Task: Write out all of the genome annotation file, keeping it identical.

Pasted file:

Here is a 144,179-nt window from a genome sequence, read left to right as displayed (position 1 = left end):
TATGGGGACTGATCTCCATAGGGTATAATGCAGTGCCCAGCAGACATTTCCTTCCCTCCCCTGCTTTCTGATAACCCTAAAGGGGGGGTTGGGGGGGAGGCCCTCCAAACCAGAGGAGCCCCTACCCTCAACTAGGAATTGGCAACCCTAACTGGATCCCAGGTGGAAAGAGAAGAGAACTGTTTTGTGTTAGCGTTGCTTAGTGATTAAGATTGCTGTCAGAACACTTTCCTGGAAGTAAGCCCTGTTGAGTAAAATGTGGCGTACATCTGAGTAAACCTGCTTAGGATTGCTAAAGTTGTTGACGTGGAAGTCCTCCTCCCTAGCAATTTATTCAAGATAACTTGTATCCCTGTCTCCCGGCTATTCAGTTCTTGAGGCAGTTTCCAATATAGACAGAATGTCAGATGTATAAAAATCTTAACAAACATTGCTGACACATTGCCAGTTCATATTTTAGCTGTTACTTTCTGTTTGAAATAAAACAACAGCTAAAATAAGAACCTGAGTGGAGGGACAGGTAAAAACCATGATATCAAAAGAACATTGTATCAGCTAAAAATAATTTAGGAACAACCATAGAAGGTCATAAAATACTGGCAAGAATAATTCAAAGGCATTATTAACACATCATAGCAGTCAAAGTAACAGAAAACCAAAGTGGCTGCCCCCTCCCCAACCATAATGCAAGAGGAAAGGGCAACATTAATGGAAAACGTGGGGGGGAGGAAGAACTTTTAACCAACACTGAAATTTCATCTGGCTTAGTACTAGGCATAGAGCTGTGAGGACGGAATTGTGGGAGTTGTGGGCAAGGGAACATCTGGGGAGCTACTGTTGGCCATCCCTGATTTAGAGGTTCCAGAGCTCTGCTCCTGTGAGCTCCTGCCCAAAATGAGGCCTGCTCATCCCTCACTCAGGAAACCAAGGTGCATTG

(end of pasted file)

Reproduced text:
Here is a 144,179-nt window from a genome sequence, read left to right as displayed (position 1 = left end):
TATGGGGACTGATCTCCATAGGGTATAATGCAGTGCCCAGCAGACATTTCCTTCCCTCCCCTGCTTTCTGATAACCCTAAAGGGGGGGTTGGGGGGGAGGCCCTCCAAACCAGAGGAGCCCCTACCCTCAACTAGGAATTGGCAACCCTAACTGGATCCCAGGTGGAAAGAGAAGAGAACTGTTTTGTGTTAGCGTTGCTTAGTGATTAAGATTGCTGTCAGAACACTTTCCTGGAAGTAAGCCCTGTTGAGTAAAATGTGGCGTACATCTGAGTAAACCTGCTTAGGATTGCTAAAGTTGTTGACGTGGAAGTCCTCCTCCCTAGCAATTTATTCAAGATAACTTGTATCCCTGTCTCCCGGCTATTCAGTTCTTGAGGCAGTTTCCAATATAGACAGAATGTCAGATGTATAAAAATCTTAACAAACATTGCTGACACATTGCCAGTTCATATTTTAGCTGTTACTTTCTGTTTGAAATAAAACAACAGCTAAAATAAGAACCTGAGTGGAGGGACAGGTAAAAACCATGATATCAAAAGAACATTGTATCAGCTAAAAATAATTTAGGAACAACCATAGAAGGTCATAAAATACTGGCAAGAATAATTCAAAGGCATTATTAACACATCATAGCAGTCAAAGTAACAGAAAACCAAAGTGGCTGCCCCCTCCCCAACCATAATGCAAGAGGAAAGGGCAACATTAATGGAAAACGTGGGGGGGAGGAAGAACTTTTAACCAACACTGAAATTTCATCTGGCTTAGTACTAGGCATAGAGCTGTGAGGACGGAATTGTGGGAGTTGTGGGCAAGGGAACATCTGGGGAGCTACTGTTGGCCATCCCTGATTTAGAGGTTCCAGAGCTCTGCTCCTGTGAGCTCCTGCCCAAAATGAGGCCTGCTCATCCCTCACTCAGGAAACCAAGGTGCATTG